TOKYO (Reuters) - The dollar steadied on Thursday, hovering near a one-week high versus the euro, supported by a slight rise in Treasury yields following news of an uptick in U.S. inflation.

Concerns over the health of the European banking sector also weighed on the euro and underpinned the dollar after media reported that 11 euro zone banks had failed stress tests run by the European Central Bank. The test results will be published on Sunday.

The dollar edged up 0.1 percent to 107.20 yen, so far eking out a 0.2 percent gain versus the Japanese currency this week.

Data from the U.S. overnight showed the U.S. CPI rose 1.7 percent in the 12 months through September after a similar rise in August.

The euro stood little changed at $1.2645, within reach of a one-week low of $1.2637 hit overnight.

Market focus was on the euro zone business sentiment PMI due later in the session. Signs of the euro zone economy losing momentum have helped feed global growth fears this month, and any fresh suggestion of economic weakness is expected to push the euro lower.

"The euro will come under pressure if the PMI readings disappoint. But it will not benefit the dollar too much in turn, as U.S. yields still remain relatively low," said Junichi Ishikawa, market analyst at IG Securities in Tokyo.

"Market players are hesitant to build positions ahead of next week's Federal Reserve meeting, especially as officials have sent dovish signals recently," he said.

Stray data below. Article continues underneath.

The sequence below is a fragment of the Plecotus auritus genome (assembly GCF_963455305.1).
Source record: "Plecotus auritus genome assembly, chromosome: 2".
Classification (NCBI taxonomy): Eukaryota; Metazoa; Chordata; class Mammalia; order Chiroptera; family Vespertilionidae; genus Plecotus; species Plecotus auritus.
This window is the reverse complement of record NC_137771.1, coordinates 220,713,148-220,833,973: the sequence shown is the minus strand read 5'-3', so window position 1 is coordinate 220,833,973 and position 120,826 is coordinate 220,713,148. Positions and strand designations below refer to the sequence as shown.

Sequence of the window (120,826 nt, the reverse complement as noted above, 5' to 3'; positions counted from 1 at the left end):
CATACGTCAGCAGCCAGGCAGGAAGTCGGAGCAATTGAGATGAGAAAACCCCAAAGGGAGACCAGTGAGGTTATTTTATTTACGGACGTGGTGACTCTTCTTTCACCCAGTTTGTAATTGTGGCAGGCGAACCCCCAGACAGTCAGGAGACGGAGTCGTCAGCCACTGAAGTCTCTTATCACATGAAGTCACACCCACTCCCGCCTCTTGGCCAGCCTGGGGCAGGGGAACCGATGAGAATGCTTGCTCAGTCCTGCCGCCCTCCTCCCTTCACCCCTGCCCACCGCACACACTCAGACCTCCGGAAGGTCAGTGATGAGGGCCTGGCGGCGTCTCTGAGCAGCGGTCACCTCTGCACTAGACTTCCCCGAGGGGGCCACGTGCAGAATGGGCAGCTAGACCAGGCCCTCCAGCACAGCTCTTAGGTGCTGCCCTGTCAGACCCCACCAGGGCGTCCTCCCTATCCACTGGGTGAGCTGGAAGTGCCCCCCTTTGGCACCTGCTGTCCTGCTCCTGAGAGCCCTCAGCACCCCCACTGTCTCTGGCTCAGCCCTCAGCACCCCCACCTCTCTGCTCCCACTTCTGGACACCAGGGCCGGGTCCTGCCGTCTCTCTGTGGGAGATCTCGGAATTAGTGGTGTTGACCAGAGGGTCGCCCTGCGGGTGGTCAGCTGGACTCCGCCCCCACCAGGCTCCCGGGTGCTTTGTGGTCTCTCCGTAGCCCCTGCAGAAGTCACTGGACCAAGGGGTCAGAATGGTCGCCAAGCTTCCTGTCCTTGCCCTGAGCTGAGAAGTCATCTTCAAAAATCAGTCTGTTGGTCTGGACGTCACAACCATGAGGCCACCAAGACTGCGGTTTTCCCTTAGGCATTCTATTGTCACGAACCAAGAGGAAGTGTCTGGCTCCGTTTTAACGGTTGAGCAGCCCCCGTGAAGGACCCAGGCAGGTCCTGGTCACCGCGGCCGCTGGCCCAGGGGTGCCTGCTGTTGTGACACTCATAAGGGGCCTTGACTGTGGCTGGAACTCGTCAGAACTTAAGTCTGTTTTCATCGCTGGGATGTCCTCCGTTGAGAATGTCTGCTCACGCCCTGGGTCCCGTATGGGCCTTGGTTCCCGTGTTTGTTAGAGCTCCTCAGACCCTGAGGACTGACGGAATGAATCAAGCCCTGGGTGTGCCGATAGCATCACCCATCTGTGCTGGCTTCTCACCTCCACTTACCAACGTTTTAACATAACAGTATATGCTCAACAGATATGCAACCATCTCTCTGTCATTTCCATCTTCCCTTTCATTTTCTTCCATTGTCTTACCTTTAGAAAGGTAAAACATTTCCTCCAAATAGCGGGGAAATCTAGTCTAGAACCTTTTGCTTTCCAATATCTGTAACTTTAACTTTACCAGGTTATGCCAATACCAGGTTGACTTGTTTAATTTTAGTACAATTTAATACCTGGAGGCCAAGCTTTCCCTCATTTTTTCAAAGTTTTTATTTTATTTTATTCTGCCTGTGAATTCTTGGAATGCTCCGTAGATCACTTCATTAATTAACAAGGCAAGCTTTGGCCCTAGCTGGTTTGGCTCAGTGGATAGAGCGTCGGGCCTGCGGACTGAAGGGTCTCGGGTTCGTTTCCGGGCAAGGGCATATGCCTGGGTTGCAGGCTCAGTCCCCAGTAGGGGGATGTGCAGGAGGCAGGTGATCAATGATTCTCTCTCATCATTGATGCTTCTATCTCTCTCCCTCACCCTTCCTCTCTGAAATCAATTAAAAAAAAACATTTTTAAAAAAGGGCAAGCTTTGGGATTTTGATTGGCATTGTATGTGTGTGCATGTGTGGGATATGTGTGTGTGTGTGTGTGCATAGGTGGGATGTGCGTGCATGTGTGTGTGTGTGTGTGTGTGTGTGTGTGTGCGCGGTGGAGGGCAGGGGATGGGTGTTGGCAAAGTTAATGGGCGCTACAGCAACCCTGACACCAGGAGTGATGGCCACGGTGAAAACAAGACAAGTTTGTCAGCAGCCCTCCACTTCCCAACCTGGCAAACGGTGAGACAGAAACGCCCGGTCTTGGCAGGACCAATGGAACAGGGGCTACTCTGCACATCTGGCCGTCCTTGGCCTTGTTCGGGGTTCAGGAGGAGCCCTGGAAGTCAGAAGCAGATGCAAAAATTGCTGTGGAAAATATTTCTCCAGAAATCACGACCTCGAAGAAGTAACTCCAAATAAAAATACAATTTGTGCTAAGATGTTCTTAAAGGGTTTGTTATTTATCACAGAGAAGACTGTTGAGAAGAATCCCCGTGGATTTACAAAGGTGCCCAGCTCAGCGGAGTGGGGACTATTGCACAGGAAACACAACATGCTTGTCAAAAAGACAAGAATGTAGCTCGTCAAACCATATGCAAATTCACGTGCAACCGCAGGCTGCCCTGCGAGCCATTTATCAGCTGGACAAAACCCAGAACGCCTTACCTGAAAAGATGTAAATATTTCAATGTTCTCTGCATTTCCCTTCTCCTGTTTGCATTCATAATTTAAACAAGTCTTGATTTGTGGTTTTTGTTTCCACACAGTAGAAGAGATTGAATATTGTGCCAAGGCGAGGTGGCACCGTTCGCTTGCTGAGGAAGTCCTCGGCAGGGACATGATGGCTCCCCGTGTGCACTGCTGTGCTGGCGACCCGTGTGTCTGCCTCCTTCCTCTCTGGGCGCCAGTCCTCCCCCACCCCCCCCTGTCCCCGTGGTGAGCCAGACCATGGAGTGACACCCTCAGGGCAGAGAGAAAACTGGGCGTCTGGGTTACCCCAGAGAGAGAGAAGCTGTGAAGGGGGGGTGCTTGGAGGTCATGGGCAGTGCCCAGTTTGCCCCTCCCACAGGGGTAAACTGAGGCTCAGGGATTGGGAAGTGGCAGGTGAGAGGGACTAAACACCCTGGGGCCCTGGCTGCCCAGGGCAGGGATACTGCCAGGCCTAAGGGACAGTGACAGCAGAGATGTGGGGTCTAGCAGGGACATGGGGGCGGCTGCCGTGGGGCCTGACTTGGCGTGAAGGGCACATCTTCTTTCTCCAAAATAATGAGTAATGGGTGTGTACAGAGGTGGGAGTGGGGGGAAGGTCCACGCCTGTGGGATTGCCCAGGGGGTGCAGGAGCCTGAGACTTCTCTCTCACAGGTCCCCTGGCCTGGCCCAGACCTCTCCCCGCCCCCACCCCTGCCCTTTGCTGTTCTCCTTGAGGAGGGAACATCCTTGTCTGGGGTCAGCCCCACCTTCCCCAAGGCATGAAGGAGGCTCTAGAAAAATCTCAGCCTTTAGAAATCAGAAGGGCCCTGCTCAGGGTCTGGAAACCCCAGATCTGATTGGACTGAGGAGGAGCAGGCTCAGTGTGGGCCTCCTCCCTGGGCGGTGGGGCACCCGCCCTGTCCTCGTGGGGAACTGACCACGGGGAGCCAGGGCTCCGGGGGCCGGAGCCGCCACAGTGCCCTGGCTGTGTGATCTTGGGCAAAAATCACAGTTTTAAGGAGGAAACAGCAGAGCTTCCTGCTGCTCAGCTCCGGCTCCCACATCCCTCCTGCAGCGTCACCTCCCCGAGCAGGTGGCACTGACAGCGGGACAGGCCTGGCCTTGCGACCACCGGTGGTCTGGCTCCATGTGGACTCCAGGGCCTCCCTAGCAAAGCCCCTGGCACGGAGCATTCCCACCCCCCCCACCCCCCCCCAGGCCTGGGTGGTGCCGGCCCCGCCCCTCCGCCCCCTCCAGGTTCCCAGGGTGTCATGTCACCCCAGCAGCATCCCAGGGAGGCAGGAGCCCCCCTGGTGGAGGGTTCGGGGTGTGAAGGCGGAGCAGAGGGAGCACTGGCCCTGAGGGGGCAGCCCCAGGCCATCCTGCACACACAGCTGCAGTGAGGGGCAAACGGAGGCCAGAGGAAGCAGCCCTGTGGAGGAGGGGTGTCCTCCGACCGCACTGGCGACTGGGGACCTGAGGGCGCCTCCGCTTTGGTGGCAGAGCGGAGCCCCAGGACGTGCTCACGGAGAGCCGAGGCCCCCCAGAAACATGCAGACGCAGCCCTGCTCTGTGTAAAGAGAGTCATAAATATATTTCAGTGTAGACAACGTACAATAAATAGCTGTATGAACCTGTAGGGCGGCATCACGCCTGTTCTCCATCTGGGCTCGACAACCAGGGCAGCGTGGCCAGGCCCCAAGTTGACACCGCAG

A weak euro zone PMI reading could also dampen expectations of an early rate hike from the Federal Reserve, and act as a drag on the dollar.

The dollar index, a gauge of the greenback's strength against a basket of major currencies, stood little changed at 85.766 , hovering close to a one-week high of 85.789 reached the previous day.

Sterling extended losses after a setback overnight from dovish Bank of England minutes, which showed policymakers were firmly against raising interest rates when they met earlier this month.

The pound was down 0.1 percent at $1.6044 after hitting a one-week trough of $1.6012 the previous day.

The New Zealand dollar fell about half a U.S. cent on Thursday in the wake of softer-than-expected inflation data that could give the Reserve Bank of New Zealand room to further delay its next interest rate hike.The kiwi fell toward $0.7860 - a low last seen on Oct. 15 - from around $0.7910 after the consumer price index rose 0.3 percent in the third quarter, short of the 0.5 percent forecast.

The Australian dollar held steady at $0.8679.

(Additional reporting by Ian Chua; Editing by Eric Meijer)